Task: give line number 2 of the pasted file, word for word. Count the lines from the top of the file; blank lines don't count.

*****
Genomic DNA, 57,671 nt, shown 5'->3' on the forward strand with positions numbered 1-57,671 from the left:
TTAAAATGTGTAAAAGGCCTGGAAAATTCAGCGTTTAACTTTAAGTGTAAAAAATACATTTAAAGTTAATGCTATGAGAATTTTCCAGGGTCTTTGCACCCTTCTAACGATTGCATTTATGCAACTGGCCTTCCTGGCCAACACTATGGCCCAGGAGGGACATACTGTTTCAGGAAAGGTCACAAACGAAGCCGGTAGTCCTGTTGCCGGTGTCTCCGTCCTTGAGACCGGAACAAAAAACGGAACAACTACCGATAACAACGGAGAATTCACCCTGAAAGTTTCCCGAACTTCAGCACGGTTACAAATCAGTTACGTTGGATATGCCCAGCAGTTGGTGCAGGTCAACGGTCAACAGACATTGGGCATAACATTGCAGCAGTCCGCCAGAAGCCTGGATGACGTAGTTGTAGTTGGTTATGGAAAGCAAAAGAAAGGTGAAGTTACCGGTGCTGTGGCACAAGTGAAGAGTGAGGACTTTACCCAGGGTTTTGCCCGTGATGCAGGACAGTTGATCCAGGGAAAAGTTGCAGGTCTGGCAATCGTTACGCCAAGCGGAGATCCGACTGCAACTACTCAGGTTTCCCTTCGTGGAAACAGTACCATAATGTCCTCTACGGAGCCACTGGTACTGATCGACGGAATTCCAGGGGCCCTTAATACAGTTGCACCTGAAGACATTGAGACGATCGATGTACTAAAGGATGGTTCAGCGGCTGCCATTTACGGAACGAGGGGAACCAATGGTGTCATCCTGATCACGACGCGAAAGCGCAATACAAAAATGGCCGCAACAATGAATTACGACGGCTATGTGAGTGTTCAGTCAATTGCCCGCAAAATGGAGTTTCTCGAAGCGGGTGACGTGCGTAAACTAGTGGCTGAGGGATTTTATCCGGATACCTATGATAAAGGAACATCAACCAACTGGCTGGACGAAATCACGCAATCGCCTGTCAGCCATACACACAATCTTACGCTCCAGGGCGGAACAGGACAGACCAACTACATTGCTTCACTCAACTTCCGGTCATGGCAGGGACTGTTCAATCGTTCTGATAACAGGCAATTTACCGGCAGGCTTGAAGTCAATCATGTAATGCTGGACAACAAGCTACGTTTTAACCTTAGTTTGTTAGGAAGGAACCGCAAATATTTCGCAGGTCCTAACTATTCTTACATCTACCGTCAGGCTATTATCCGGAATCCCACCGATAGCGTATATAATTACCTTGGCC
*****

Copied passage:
TTAAAATGTGTAAAAGGCCTGGAAAATTCAGCGTTTAACTTTAAGTGTAAAAAATACATTTAAAGTTAATGCTATGAGAATTTTCCAGGGTCTTTGCACCCTTCTAACGATTGCATTTATGCAACTGGCCTTCCTGGCCAACACTATGGCCCAGGAGGGACATACTGTTTCAGGAAAGGTCACAAACGAAGCCGGTAGTCCTGTTGCCGGTGTCTCCGTCCTTGAGACCGGAACAAAAAACGGAACAACTACCGATAACAACGGAGAATTCACCCTGAAAGTTTCCCGAACTTCAGCACGGTTACAAATCAGTTACGTTGGATATGCCCAGCAGTTGGTGCAGGTCAACGGTCAACAGACATTGGGCATAACATTGCAGCAGTCCGCCAGAAGCCTGGATGACGTAGTTGTAGTTGGTTATGGAAAGCAAAAGAAAGGTGAAGTTACCGGTGCTGTGGCACAAGTGAAGAGTGAGGACTTTACCCAGGGTTTTGCCCGTGATGCAGGACAGTTGATCCAGGGAAAAGTTGCAGGTCTGGCAATCGTTACGCCAAGCGGAGATCCGACTGCAACTACTCAGGTTTCCCTTCGTGGAAACAGTACCATAATGTCCTCTACGGAGCCACTGGTACTGATCGACGGAATTCCAGGGGCCCTTAATACAGTTGCACCTGAAGACATTGAGACGATCGATGTACTAAAGGATGGTTCAGCGGCTGCCATTTACGGAACGAGGGGAACCAATGGTGTCATCCTGATCACGACGCGAAAGCGCAATACAAAAATGGCCGCAACAATGAATTACGACGGCTATGTGAGTGTTCAGTCAATTGCCCGCAAAATGGAGTTTCTCGAAGCGGGTGACGTGCGTAAACTAGTGGCTGAGGGATTTTATCCGGATACCTATGATAAAGGAACATCAACCAACTGGCTGGACGAAATCACGCAATCGCCTGTCAGCCATACACACAATCTTACGCTCCAGGGCGGAACAGGACAGACCAACTACATTGCTTCACTCAACTTCCGGTCATGGCAGGGACTGTTCAATCGTTCTGATAACAGGCAATTTACCGGCAGGCTTGAAGTCAATCATGTAATGCTGGACAACAAGCTACGTTTTAACCTTAGTTTGTTAGGAAGGAACCGCAAATATTTCGCAGGTCCTAACTATTCTTACATCTACCGTCAGGCTATTATCCGGAATCCCACCGATAGCGTATATAATTACCTTGGCC